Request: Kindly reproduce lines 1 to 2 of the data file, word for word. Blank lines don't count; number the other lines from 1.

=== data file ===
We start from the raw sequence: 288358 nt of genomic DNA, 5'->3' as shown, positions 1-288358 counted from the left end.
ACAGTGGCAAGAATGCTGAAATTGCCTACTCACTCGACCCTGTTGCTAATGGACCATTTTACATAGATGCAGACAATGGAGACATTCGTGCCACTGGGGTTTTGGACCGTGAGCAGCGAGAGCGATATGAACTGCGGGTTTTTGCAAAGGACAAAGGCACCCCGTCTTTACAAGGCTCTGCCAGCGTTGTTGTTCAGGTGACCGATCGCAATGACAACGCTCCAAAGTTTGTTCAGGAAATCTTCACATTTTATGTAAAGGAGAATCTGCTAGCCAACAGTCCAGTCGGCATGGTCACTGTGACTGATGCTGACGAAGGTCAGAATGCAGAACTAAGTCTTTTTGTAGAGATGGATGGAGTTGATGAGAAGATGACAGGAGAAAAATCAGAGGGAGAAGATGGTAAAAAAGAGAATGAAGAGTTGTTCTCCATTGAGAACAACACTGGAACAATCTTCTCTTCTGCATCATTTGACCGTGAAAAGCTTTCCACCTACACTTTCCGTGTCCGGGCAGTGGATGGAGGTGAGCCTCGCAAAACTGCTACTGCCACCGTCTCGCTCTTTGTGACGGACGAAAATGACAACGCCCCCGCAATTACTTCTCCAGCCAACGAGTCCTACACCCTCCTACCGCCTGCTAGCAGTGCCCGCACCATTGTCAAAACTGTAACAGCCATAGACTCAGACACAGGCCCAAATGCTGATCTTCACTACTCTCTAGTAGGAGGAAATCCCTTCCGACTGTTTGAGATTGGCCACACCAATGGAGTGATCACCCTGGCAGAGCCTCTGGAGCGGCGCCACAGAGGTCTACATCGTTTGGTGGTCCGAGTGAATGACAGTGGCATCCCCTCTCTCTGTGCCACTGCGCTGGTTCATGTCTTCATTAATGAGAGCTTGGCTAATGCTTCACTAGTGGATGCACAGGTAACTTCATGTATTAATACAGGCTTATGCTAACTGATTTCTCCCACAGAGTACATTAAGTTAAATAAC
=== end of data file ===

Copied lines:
We start from the raw sequence: 288358 nt of genomic DNA, 5'->3' as shown, positions 1-288358 counted from the left end.
ACAGTGGCAAGAATGCTGAAATTGCCTACTCACTCGACCCTGTTGCTAATGGACCATTTTACATAGATGCAGACAATGGAGACATTCGTGCCACTGGGGTTTTGGACCGTGAGCAGCGAGAGCGATATGAACTGCGGGTTTTTGCAAAGGACAAAGGCACCCCGTCTTTACAAGGCTCTGCCAGCGTTGTTGTTCAGGTGACCGATCGCAATGACAACGCTCCAAAGTTTGTTCAGGAAATCTTCACATTTTATGTAAAGGAGAATCTGCTAGCCAACAGTCCAGTCGGCATGGTCACTGTGACTGATGCTGACGAAGGTCAGAATGCAGAACTAAGTCTTTTTGTAGAGATGGATGGAGTTGATGAGAAGATGACAGGAGAAAAATCAGAGGGAGAAGATGGTAAAAAAGAGAATGAAGAGTTGTTCTCCATTGAGAACAACACTGGAACAATCTTCTCTTCTGCATCATTTGACCGTGAAAAGCTTTCCACCTACACTTTCCGTGTCCGGGCAGTGGATGGAGGTGAGCCTCGCAAAACTGCTACTGCCACCGTCTCGCTCTTTGTGACGGACGAAAATGACAACGCCCCCGCAATTACTTCTCCAGCCAACGAGTCCTACACCCTCCTACCGCCTGCTAGCAGTGCCCGCACCATTGTCAAAACTGTAACAGCCATAGACTCAGACACAGGCCCAAATGCTGATCTTCACTACTCTCTAGTAGGAGGAAATCCCTTCCGACTGTTTGAGATTGGCCACACCAATGGAGTGATCACCCTGGCAGAGCCTCTGGAGCGGCGCCACAGAGGTCTACATCGTTTGGTGGTCCGAGTGAATGACAGTGGCATCCCCTCTCTCTGTGCCACTGCGCTGGTTCATGTCTTCATTAATGAGAGCTTGGCTAATGCTTCACTAGTGGATGCACAGGTAACTTCATGTATTAATACAGGCTTATGCTAACTGATTTCTCCCACAGAGTACATTAAGTTAAATAAC